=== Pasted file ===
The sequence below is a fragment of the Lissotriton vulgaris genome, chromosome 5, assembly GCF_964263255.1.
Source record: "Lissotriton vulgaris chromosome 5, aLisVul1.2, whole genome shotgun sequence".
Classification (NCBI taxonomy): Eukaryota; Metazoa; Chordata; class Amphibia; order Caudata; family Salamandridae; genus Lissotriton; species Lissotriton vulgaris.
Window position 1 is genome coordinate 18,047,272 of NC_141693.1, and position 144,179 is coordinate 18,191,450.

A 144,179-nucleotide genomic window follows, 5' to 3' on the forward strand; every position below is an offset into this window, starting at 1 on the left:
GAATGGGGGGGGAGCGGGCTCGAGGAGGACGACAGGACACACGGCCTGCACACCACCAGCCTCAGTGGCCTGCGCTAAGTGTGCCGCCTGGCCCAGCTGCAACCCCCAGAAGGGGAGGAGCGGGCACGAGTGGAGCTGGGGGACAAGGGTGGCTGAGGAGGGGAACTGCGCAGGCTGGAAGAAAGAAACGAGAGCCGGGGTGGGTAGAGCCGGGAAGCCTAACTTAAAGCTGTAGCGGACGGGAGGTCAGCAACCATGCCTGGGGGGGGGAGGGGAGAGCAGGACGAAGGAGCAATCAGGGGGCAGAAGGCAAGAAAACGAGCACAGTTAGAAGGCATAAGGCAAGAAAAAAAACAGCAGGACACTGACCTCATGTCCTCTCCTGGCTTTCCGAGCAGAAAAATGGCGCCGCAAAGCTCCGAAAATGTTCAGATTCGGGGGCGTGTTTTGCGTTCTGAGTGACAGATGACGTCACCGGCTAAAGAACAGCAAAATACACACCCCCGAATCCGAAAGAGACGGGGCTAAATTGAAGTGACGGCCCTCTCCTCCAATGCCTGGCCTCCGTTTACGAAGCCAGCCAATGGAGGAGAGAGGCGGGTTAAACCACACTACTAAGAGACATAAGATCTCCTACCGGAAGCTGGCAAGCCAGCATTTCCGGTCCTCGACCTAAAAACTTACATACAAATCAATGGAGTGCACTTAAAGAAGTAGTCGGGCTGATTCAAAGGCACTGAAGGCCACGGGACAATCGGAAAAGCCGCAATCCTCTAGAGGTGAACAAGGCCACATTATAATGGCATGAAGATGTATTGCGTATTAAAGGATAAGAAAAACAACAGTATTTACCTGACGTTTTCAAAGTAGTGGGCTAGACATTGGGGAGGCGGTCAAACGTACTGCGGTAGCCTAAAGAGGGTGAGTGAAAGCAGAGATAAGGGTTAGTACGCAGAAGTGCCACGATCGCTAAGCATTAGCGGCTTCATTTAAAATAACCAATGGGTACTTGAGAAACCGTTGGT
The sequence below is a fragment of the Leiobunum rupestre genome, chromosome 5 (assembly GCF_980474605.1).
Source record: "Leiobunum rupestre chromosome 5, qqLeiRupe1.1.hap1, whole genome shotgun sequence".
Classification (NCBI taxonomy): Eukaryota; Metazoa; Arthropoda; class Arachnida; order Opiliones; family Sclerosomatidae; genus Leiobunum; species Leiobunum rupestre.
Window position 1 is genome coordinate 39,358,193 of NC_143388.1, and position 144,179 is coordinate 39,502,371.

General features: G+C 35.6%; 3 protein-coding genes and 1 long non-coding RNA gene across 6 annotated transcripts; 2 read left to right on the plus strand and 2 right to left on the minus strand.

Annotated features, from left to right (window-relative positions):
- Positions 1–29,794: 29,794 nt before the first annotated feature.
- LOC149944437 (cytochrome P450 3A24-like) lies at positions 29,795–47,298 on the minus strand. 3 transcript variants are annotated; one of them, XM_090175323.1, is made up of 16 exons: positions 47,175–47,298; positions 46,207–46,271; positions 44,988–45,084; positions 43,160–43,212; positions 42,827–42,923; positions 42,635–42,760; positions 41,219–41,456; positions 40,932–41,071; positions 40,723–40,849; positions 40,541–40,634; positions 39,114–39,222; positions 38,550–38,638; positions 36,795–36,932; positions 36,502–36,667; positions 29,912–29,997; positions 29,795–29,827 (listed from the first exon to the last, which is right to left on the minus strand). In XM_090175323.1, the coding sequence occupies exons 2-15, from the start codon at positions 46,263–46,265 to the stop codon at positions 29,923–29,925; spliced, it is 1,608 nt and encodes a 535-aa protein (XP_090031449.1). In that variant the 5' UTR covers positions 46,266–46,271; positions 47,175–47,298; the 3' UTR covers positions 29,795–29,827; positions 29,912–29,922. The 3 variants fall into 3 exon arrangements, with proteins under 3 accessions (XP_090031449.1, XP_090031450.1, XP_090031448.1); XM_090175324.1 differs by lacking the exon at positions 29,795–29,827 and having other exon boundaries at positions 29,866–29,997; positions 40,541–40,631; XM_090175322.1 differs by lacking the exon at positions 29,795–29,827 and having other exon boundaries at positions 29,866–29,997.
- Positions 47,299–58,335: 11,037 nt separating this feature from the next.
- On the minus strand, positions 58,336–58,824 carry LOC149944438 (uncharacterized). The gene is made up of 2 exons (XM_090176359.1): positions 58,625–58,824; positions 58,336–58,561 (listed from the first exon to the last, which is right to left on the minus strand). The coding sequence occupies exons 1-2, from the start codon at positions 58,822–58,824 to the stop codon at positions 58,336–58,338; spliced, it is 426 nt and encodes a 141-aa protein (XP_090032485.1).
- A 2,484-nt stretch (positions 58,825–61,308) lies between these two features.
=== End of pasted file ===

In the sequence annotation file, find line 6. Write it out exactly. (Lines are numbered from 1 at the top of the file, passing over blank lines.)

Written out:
GAATGGGGGGGGAGCGGGCTCGAGGAGGACGACAGGACACACGGCCTGCACACCACCAGCCTCAGTGGCCTGCGCTAAGTGTGCCGCCTGGCCCAGCTGCAACCCCCAGAAGGGGAGGAGCGGGCACGAGTGGAGCTGGGGGACAAGGGTGGCTGAGGAGGGGAACTGCGCAGGCTGGAAGAAAGAAACGAGAGCCGGGGTGGGTAGAGCCGGGAAGCCTAACTTAAAGCTGTAGCGGACGGGAGGTCAGCAACCATGCCTGGGGGGGGGAGGGGAGAGCAGGACGAAGGAGCAATCAGGGGGCAGAAGGCAAGAAAACGAGCACAGTTAGAAGGCATAAGGCAAGAAAAAAAACAGCAGGACACTGACCTCATGTCCTCTCCTGGCTTTCCGAGCAGAAAAATGGCGCCGCAAAGCTCCGAAAATGTTCAGATTCGGGGGCGTGTTTTGCGTTCTGAGTGACAGATGACGTCACCGGCTAAAGAACAGCAAAATACACACCCCCGAATCCGAAAGAGACGGGGCTAAATTGAAGTGACGGCCCTCTCCTCCAATGCCTGGCCTCCGTTTACGAAGCCAGCCAATGGAGGAGAGAGGCGGGTTAAACCACACTACTAAGAGACATAAGATCTCCTACCGGAAGCTGGCAAGCCAGCATTTCCGGTCCTCGACCTAAAAACTTACATACAAATCAATGGAGTGCACTTAAAGAAGTAGTCGGGCTGATTCAAAGGCACTGAAGGCCACGGGACAATCGGAAAAGCCGCAATCCTCTAGAGGTGAACAAGGCCACATTATAATGGCATGAAGATGTATTGCGTATTAAAGGATAAGAAAAACAACAGTATTTACCTGACGTTTTCAAAGTAGTGGGCTAGACATTGGGGAGGCGGTCAAACGTACTGCGGTAGCCTAAAGAGGGTGAGTGAAAGCAGAGATAAGGGTTAGTACGCAGAAGTGCCACGATCGCTAAGCATTAGCGGCTTCATTTAAAATAACCAATGGGTACTTGAGAAACCGTTGGT